Sunday, October 21, 2007

Hindsight and Optimism

Lots of hindsight can be thrown at this weekend's ND-USC game. The first that comes to mind is starting Evan Sharpley, a guy who holds onto the ball too long, against SC's tenacious pass rush. But there's no use crying over that now. This is a program that has been wandering in the desert for the past 10-15 years, but there is reason for hope. For the first time in a while, we at least have a head coach that actually wants to go undefeated, and is willing to do anything within the rules and within his power to do so. Maybe it's a sad comment on the state of the program when simply having a coach who wants to win is a good thing. But so be it. It remains to be seen whether Coach Weis will be the next Gerry Faust, who loved Our Lady's University with all his heart but was severely overmatched making the jump from high school to I-A, or the next Dan Devine, who brought home a championship but never gained universal acceptance due to his ups and downs. The key barometer - besides wins and losses, obviously - is recruiting. How good will Coach Weis' recruiting class be after this losing season, or - Our Lady forbid - two losing seasons in a row?

Also in hindsight, Indians fans should have realized that Curt Schilling's first start of the ALCS was a fluke, and that he was coming ready to play in game six. Still, that doesn't mean the Indians are out of it yet. Momentum is a fickle thing. The Tribe took two of three in Cleveland. But if, instead of winning games three and four like they did, what if they had gone two for three by taking games 3 and 5, or 4 and 5 instead? They still could have lost game six and not felt out of it. What's my point? I believe it's that this series isn't over yet. (Yes, I am writing this before tonight's Game 7.)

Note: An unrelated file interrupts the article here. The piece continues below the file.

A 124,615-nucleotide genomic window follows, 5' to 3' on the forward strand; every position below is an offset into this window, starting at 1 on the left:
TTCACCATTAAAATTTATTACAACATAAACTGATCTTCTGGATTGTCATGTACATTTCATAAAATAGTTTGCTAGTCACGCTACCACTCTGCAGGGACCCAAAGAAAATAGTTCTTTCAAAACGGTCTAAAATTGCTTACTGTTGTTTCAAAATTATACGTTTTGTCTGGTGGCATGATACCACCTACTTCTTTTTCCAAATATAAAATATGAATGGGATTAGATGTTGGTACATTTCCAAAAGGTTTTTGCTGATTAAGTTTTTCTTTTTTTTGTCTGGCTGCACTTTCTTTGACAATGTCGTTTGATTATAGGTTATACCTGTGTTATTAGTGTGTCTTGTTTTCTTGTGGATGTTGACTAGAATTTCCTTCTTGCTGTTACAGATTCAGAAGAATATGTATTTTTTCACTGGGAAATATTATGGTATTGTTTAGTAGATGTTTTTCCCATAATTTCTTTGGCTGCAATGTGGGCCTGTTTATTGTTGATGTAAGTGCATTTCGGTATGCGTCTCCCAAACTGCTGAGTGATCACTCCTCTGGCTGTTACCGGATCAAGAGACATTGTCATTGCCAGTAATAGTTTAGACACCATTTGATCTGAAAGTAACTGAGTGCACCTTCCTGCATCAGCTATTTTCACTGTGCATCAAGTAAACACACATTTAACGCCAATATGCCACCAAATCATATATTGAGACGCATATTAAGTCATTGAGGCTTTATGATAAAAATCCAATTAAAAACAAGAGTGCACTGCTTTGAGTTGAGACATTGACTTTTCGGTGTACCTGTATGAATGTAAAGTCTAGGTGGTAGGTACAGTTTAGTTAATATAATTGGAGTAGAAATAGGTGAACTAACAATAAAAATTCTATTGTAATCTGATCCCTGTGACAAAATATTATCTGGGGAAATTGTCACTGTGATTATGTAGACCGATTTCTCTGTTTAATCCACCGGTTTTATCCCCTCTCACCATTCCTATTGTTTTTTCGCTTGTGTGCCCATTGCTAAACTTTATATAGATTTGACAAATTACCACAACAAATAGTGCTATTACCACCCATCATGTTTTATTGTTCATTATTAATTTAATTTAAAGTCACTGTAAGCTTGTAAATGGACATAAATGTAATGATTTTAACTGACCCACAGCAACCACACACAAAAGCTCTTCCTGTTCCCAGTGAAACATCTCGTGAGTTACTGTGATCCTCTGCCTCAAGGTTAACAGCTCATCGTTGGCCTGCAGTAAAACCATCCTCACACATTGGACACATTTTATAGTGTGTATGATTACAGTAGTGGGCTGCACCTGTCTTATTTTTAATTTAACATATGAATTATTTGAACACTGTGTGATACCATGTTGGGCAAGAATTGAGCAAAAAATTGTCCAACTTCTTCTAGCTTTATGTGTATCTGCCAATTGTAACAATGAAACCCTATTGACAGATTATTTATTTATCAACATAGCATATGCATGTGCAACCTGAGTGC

But there's also reason for optimism among Indians fans. Despite what the national media and east coast fans may think, luck had nothing to do with Cleveland winning six of their first nine playoff games. This is a team that tied for the best record in baseball despite playing in a competitive division. They did so with two legitimate Cy Young contenders, and a center fielder, catcher, shortstop, and two setup men who are all among the league's best. Cleveland's insane numbers with two outs in the New York series may seem fluky, but not when you have a balanced lineup that's produced all year. And I'm sure Boston will tell you how much of a knock-down, drag-out fight this series has been.

But I have another reason for optimism. This Indians team is going to be around for a while. Even with the ageless Kenny Lofton on the roster, the average age of the team is 29. Of the Indians core group of stars, Rafael Betancourt is the old man at 32, and Travis Hafner is the only other one over the age of 30 (and he's been 30 for all of four and a half months now.)

So Go Irish, and Go Tribe.